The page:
“Sometimes that gets into conversations about attribution, which gets sticky real fast,” Black says. “So, the real question is, ‘How do we focus?’ ‘How do we know where we’re investing most?’ ‘What metrics should we use?’”

To start, Duan says it’s crucial for ecommerce leaders to engage their finance teams and ensure their brand’s ecommerce investment is proportional to its ecommerce sales.

“How much the Walmart team gets or the Kroger team gets in their investment shopper funds or trade funds should be how much you invest in ecommerce, just as a baseline base case,” he says. “I know some of you may be eye rolling and saying, ‘duh,’ but a lot of finance folks may not get that because they throw it into marketing and other pieces. From there, you should think about any type of fixed cost leverage that you can get — digital shelf insights — and all those pieces that you will be building off of.”

For example, any metrics that show a higher customer lifetime value for online customers than those that primarily shop in-store could help your team get greater investment.

Brands also struggle to understand what portion of their sales are digitally influenced, even though they may not directly happen online, says McElwee, director of international ecommerce strategy, global tools, and storage at Stanley Black + Decker.

Brands need to assemble all this data across retailer touch points to the best of their ability, and use data from their loyalty programs to track in-store and online sales to get a better picture of their digital shelf performance. 

However, McElwee warns that brands should “steer clear of trying to attribute this to too many areas. You’re trying to attract consumers for your business, whether they shop online or offline, and you’re trying to work out the best way to do that. That should really be the focus.”

Duan says “not all retailer data is created equal.” Amazon, Walmart, and Instacart data is often more valuable for brands than data from tier-two or tier-three retailers.

To that point, Black says brands may place more value on relationships with retailers that offer full attribution across online and offline channels and provide loyalty data to drive better targeting.

“Who can come to the table with those added insights will probably get a disproportionate amount of your focus,” Black says. 

Brands need to assess whether they’re showing up as the top search choice when consumers search for their company.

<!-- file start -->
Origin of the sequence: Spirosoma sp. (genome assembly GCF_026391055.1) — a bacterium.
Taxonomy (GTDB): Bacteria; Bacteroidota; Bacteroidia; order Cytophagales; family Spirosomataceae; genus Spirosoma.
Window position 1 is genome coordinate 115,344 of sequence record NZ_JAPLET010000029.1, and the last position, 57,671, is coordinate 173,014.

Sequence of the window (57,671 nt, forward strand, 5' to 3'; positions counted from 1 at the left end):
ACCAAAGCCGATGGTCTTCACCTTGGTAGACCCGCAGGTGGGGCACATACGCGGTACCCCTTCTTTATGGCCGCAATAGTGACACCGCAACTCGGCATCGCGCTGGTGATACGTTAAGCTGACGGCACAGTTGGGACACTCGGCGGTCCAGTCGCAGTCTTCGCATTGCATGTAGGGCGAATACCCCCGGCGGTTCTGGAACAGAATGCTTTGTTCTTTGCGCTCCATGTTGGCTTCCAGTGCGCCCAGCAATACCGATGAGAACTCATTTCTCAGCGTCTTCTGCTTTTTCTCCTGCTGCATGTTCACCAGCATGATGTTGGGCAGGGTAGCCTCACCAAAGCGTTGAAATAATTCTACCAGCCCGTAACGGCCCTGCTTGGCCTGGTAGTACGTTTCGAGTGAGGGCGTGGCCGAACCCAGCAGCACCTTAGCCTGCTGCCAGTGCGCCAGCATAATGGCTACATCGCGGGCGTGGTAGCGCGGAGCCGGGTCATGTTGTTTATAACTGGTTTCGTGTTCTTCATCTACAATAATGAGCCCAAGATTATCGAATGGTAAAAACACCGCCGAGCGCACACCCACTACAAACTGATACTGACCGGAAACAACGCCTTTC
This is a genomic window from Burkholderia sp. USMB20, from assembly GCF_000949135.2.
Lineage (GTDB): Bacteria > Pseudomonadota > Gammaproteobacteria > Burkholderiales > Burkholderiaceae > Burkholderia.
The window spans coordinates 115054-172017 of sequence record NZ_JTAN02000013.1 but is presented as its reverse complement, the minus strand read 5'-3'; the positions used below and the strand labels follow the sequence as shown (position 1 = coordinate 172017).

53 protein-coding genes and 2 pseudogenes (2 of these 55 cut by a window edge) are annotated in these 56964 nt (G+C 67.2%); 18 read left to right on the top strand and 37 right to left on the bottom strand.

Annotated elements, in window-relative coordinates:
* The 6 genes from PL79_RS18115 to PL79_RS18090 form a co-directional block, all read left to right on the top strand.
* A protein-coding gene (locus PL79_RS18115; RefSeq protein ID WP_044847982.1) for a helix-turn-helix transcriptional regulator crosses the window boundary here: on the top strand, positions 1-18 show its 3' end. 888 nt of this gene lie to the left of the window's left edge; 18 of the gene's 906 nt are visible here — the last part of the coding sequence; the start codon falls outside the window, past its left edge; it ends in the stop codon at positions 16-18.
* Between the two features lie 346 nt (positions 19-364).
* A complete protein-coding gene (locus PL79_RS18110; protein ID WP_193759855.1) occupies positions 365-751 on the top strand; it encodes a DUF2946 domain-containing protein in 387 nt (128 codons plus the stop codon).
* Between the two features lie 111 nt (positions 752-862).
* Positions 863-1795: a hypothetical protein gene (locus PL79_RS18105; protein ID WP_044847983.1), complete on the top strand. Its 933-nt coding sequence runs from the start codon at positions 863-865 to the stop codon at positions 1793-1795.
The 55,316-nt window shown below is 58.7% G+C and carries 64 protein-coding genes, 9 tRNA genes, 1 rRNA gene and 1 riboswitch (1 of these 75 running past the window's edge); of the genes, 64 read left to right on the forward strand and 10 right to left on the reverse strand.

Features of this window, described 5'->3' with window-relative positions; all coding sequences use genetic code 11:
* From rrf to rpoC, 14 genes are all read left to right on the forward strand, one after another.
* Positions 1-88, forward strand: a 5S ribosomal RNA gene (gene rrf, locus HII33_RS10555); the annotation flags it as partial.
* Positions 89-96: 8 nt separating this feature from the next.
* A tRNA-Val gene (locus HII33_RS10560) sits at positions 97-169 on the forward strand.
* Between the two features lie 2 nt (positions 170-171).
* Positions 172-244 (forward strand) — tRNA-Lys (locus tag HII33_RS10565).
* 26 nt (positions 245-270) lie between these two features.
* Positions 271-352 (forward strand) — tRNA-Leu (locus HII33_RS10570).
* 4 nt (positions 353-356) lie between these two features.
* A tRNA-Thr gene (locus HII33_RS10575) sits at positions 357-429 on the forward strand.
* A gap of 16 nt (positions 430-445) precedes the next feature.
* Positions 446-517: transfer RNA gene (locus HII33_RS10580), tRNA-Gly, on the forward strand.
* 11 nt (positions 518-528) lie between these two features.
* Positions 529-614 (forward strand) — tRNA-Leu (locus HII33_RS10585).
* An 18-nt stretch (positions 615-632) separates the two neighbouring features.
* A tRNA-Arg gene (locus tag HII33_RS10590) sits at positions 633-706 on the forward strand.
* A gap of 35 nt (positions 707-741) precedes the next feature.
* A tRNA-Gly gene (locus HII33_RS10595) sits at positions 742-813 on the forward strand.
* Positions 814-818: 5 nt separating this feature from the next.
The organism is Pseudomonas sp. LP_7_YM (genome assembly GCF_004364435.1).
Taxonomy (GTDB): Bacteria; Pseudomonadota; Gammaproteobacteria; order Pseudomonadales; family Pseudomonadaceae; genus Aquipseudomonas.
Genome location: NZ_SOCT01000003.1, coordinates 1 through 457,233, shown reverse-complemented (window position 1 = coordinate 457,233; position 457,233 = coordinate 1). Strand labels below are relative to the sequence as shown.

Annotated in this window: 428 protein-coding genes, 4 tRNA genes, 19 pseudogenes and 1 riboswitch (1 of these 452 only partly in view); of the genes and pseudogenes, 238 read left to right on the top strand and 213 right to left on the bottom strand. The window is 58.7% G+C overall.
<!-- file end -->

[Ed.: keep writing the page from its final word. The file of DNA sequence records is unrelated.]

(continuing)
To evaluate this, brands can measure the percentage share of page one and top spots their products own on branded terms across both sponsored and organic placements. 

They also can set a KPI target to be five for five in the top five search rankings and 80% or better for page-one rankings. They then can measure and track their brand level by retailer on a daily basis using an analytics and ecommerce insights platform. 

Every retailer has different content requirements, but that doesn’t mean brands should employ a spray-and-pray approach.

Instead, Duan says, brands should focus on meeting the requirements of the retailers that matter most to them and their bottom line. However, he adds that most retailers’ content requirements may only vary by 10–15%, so “the easiest approach is just to have good solid content. That’s going to work 80, 85% of the time,” Duan says. 

“Make sure you’re working with your partners, whether it’s technology or individuals that syndicate out to the different retailers and then triage accordingly. What are the retailers that are most important, where the extra 10 or 15% could achieve an impactful outcome from a business standpoint?”

McElwee says similar to how all retailers aren’t created equal, “not all SKUs are created equal.” 

“I’ve seen a lot of teams saying, ‘Yeah, I need to improve the content on all 5,000 SKUs that I have.’ Well, a 10% lift in a SKU, which is a thousand dollars a year or a thousand dollars a month, is not really going to matter to your overall sales,” McElwee says. “You don’t take views to the bank. You take sales to the bank, so focus on those top SKUs. Improving that content drives more conversion and drives more sales.”

Digital shelf measurement will continue to evolve, but brands can stay ahead of it by focusing on channel economics, search and product content optimization, and the key levers they can pull to increase their share of voice online and with key retailers. 

This likely will require more collaboration and centralization, along with enabling technologies like ecommerce insight solutions and commerce experience management platforms. With all these tools at their disposal, brands will better position themselves not just to win on the digital shelf — but to thrive on it, too.

Listen to the full podcast episode to learn how to shape your digital shelf measurement strategy.